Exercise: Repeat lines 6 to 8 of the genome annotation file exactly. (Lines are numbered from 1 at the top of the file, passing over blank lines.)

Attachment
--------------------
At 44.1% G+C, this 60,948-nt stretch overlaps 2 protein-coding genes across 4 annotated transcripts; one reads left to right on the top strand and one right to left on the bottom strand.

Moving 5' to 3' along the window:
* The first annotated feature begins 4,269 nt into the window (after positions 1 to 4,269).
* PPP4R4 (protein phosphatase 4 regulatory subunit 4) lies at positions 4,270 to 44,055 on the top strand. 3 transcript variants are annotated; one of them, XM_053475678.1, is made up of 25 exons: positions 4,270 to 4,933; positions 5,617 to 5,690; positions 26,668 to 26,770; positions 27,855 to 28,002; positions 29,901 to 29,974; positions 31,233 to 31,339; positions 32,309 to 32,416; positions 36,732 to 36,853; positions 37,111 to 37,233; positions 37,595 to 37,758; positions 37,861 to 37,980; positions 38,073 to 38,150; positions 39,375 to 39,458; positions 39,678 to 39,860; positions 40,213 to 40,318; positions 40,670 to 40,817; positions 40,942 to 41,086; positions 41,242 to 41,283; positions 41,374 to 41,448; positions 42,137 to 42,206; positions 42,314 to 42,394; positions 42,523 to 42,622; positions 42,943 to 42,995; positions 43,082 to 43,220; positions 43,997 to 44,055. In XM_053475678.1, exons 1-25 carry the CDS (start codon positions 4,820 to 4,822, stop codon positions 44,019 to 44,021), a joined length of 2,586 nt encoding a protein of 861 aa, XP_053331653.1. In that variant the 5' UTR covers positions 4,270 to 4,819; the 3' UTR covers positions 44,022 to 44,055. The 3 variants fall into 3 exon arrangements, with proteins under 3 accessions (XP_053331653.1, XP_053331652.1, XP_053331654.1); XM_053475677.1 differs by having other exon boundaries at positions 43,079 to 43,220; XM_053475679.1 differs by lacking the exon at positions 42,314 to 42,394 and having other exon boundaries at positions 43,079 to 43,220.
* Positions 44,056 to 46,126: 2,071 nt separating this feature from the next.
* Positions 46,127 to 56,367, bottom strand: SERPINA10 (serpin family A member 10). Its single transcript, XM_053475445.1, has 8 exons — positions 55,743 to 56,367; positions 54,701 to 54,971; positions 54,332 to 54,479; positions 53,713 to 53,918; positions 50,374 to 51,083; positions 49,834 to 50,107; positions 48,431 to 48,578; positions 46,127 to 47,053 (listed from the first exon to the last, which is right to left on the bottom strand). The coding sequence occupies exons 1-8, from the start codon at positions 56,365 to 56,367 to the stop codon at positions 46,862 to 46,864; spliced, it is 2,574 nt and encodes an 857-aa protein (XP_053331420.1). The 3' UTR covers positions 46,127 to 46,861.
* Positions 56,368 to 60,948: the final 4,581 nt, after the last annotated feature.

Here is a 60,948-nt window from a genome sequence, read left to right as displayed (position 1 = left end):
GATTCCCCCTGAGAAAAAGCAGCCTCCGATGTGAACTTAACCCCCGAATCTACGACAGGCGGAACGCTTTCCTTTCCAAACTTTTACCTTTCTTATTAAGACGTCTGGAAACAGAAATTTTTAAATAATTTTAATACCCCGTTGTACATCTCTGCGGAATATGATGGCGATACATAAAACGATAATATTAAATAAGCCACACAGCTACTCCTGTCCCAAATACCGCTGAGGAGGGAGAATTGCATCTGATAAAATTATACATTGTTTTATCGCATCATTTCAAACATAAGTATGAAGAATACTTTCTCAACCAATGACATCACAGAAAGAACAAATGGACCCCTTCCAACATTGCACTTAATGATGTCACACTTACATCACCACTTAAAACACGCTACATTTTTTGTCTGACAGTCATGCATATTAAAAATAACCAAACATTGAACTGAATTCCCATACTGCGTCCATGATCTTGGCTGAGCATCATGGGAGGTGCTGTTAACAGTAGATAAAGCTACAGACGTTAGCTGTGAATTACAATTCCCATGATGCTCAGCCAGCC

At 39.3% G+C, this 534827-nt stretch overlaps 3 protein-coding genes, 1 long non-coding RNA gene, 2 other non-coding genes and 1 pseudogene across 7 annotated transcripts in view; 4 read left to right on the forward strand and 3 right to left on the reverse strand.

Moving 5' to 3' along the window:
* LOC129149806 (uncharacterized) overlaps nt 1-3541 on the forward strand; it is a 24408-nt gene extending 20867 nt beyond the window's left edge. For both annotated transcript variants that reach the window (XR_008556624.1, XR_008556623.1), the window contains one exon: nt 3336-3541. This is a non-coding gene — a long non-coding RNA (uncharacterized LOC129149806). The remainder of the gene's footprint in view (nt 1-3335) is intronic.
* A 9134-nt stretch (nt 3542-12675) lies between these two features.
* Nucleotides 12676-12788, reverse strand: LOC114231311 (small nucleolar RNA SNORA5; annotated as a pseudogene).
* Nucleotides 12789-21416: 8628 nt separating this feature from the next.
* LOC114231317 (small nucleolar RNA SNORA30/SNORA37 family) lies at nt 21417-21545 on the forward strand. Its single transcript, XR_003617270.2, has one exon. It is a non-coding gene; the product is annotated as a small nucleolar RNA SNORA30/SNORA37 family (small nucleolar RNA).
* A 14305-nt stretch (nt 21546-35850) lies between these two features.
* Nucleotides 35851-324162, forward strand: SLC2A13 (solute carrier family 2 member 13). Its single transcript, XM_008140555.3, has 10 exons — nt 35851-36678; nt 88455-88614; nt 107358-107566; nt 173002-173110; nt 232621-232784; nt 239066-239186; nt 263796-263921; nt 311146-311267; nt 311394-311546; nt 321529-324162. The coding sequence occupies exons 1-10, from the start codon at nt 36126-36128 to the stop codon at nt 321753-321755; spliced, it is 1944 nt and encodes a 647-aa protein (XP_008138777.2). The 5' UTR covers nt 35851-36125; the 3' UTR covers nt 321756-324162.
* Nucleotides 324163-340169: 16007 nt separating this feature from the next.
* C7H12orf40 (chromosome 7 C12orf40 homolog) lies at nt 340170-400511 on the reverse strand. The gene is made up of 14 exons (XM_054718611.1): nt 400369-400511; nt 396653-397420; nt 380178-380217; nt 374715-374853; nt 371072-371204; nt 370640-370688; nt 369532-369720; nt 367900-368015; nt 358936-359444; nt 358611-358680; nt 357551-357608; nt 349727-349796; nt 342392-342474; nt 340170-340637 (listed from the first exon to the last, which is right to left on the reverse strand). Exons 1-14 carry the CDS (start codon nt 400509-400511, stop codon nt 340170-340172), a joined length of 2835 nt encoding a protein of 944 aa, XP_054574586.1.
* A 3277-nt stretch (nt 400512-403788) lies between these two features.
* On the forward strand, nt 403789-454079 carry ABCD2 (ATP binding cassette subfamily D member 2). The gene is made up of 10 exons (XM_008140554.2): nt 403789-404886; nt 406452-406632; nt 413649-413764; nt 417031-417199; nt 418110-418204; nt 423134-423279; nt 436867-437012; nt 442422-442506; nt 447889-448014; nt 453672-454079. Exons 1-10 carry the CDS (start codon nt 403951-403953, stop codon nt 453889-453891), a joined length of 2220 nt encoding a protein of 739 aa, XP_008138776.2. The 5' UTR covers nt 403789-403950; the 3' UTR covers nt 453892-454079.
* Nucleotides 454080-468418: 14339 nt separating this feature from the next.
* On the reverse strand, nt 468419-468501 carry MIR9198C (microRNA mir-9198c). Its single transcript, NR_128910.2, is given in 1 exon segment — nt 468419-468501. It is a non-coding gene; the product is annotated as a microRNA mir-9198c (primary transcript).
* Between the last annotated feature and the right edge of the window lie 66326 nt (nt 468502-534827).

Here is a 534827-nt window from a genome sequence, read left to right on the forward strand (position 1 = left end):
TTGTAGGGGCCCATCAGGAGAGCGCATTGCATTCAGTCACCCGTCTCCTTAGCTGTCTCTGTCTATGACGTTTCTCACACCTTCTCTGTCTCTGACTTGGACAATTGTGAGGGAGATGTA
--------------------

* Positions 46,127 to 56,367, bottom strand: SERPINA10 (serpin family A member 10). Its single transcript, XM_053475445.1, has 8 exons — positions 55,743 to 56,367; positions 54,701 to 54,971; positions 54,332 to 54,479; positions 53,713 to 53,918; positions 50,374 to 51,083; positions 49,834 to 50,107; positions 48,431 to 48,578; positions 46,127 to 47,053 (listed from the first exon to the last, which is right to left on the bottom strand). The coding sequence occupies exons 1-8, from the start codon at positions 56,365 to 56,367 to the stop codon at positions 46,862 to 46,864; spliced, it is 2,574 nt and encodes an 857-aa protein (XP_053331420.1). The 3' UTR covers positions 46,127 to 46,861.
* Positions 56,368 to 60,948: the final 4,581 nt, after the last annotated feature.

Here is a 60,948-nt window from a genome sequence, read left to right as displayed (position 1 = left end):